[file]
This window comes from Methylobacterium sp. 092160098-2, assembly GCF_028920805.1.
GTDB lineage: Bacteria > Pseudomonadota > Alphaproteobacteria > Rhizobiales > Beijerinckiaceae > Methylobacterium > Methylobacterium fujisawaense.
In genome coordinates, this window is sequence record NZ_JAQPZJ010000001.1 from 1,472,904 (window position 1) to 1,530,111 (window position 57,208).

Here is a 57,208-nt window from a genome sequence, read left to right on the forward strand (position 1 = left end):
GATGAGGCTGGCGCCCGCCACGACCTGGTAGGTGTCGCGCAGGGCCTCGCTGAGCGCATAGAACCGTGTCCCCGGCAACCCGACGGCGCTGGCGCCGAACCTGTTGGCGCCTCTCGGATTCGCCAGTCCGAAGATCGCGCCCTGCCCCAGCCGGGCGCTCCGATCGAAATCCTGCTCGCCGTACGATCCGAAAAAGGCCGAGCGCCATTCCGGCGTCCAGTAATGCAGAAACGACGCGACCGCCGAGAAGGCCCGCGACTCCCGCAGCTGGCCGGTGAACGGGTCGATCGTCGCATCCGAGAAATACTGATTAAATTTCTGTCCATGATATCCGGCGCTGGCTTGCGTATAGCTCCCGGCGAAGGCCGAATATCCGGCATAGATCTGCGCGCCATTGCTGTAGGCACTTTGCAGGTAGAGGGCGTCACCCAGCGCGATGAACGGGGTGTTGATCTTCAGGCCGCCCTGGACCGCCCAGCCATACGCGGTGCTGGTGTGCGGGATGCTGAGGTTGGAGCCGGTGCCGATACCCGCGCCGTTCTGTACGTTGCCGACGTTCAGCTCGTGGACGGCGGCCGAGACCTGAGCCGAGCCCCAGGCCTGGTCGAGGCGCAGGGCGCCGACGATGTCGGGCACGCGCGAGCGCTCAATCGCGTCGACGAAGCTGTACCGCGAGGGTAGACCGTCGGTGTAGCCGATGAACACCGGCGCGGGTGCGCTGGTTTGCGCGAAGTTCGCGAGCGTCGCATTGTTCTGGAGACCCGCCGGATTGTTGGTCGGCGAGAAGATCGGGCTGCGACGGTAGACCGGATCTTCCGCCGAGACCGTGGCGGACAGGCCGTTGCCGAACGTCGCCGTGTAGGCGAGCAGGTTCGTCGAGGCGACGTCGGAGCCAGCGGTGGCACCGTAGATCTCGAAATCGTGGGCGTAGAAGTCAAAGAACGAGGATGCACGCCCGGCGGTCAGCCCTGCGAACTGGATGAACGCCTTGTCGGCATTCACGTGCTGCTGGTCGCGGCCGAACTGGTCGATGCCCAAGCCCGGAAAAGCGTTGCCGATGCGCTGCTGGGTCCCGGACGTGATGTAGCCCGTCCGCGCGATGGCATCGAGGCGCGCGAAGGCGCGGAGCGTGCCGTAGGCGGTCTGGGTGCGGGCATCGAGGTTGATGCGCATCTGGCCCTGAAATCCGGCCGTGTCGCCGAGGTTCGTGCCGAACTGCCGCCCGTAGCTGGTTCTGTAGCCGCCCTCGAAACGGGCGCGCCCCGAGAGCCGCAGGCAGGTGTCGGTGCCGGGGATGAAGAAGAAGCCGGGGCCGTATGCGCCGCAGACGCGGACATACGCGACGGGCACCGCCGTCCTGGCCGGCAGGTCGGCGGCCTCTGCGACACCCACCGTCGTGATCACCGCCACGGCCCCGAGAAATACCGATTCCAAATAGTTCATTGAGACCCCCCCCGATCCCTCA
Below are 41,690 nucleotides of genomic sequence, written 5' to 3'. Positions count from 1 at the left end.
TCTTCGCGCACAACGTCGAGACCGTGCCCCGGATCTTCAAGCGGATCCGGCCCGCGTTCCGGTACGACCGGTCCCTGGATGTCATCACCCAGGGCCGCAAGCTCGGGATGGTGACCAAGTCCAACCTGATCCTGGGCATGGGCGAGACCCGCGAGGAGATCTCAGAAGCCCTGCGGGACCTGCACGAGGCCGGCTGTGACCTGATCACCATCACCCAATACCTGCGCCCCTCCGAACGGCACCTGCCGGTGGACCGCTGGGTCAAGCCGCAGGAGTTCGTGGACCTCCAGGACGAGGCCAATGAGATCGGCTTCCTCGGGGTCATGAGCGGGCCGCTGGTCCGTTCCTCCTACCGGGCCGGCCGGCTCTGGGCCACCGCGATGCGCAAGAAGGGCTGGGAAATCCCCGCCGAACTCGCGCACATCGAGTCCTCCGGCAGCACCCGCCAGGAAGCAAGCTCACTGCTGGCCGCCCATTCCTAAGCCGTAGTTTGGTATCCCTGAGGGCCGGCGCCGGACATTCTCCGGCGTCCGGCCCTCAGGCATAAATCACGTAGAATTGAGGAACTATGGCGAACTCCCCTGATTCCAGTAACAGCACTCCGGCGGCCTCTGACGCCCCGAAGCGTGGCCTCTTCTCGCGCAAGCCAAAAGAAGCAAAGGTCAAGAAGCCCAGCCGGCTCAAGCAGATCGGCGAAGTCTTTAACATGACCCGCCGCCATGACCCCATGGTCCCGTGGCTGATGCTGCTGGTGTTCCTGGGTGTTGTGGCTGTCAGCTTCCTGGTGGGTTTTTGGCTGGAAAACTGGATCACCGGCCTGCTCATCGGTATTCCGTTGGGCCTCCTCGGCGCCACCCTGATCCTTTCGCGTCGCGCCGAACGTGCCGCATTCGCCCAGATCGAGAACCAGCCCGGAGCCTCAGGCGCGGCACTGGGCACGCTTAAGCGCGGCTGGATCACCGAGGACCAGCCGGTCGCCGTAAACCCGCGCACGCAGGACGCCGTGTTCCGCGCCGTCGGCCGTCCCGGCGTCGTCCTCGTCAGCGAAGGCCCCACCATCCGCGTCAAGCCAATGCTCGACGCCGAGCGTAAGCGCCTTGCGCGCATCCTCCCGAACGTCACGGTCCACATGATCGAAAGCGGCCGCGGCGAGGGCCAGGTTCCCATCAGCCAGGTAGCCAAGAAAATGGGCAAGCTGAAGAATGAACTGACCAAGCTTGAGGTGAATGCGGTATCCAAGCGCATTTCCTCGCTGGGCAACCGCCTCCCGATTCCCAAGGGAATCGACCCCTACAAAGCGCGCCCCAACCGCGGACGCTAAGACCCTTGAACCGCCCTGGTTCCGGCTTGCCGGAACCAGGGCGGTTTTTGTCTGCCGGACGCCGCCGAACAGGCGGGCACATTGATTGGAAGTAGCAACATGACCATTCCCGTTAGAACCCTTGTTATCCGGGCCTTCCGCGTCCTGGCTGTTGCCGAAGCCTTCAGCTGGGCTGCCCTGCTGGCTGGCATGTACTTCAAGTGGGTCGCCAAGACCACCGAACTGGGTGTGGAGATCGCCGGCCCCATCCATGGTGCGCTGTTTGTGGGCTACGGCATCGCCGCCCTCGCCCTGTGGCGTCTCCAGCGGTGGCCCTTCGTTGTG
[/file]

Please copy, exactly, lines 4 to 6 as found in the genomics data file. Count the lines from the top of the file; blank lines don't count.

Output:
Here is a 57,208-nt window from a genome sequence, read left to right on the forward strand (position 1 = left end):
GATGAGGCTGGCGCCCGCCACGACCTGGTAGGTGTCGCGCAGGGCCTCGCTGAGCGCATAGAACCGTGTCCCCGGCAACCCGACGGCGCTGGCGCCGAACCTGTTGGCGCCTCTCGGATTCGCCAGTCCGAAGATCGCGCCCTGCCCCAGCCGGGCGCTCCGATCGAAATCCTGCTCGCCGTACGATCCGAAAAAGGCCGAGCGCCATTCCGGCGTCCAGTAATGCAGAAACGACGCGACCGCCGAGAAGGCCCGCGACTCCCGCAGCTGGCCGGTGAACGGGTCGATCGTCGCATCCGAGAAATACTGATTAAATTTCTGTCCATGATATCCGGCGCTGGCTTGCGTATAGCTCCCGGCGAAGGCCGAATATCCGGCATAGATCTGCGCGCCATTGCTGTAGGCACTTTGCAGGTAGAGGGCGTCACCCAGCGCGATGAACGGGGTGTTGATCTTCAGGCCGCCCTGGACCGCCCAGCCATACGCGGTGCTGGTGTGCGGGATGCTGAGGTTGGAGCCGGTGCCGATACCCGCGCCGTTCTGTACGTTGCCGACGTTCAGCTCGTGGACGGCGGCCGAGACCTGAGCCGAGCCCCAGGCCTGGTCGAGGCGCAGGGCGCCGACGATGTCGGGCACGCGCGAGCGCTCAATCGCGTCGACGAAGCTGTACCGCGAGGGTAGACCGTCGGTGTAGCCGATGAACACCGGCGCGGGTGCGCTGGTTTGCGCGAAGTTCGCGAGCGTCGCATTGTTCTGGAGACCCGCCGGATTGTTGGTCGGCGAGAAGATCGGGCTGCGACGGTAGACCGGATCTTCCGCCGAGACCGTGGCGGACAGGCCGTTGCCGAACGTCGCCGTGTAGGCGAGCAGGTTCGTCGAGGCGACGTCGGAGCCAGCGGTGGCACCGTAGATCTCGAAATCGTGGGCGTAGAAGTCAAAGAACGAGGATGCACGCCCGGCGGTCAGCCCTGCGAACTGGATGAACGCCTTGTCGGCATTCACGTGCTGCTGGTCGCGGCCGAACTGGTCGATGCCCAAGCCCGGAAAAGCGTTGCCGATGCGCTGCTGGGTCCCGGACGTGATGTAGCCCGTCCGCGCGATGGCATCGAGGCGCGCGAAGGCGCGGAGCGTGCCGTAGGCGGTCTGGGTGCGGGCATCGAGGTTGATGCGCATCTGGCCCTGAAATCCGGCCGTGTCGCCGAGGTTCGTGCCGAACTGCCGCCCGTAGCTGGTTCTGTAGCCGCCCTCGAAACGGGCGCGCCCCGAGAGCCGCAGGCAGGTGTCGGTGCCGGGGATGAAGAAGAAGCCGGGGCCGTATGCGCCGCAGACGCGGACATACGCGACGGGCACCGCCGTCCTGGCCGGCAGGTCGGCGGCCTCTGCGACACCCACCGTCGTGATCACCGCCACGGCCCCGAGAAATACCGATTCCAAATAGTTCATTGAGACCCCCCCCGATCCCTCA
Below are 41,690 nucleotides of genomic sequence, written 5' to 3'. Positions count from 1 at the left end.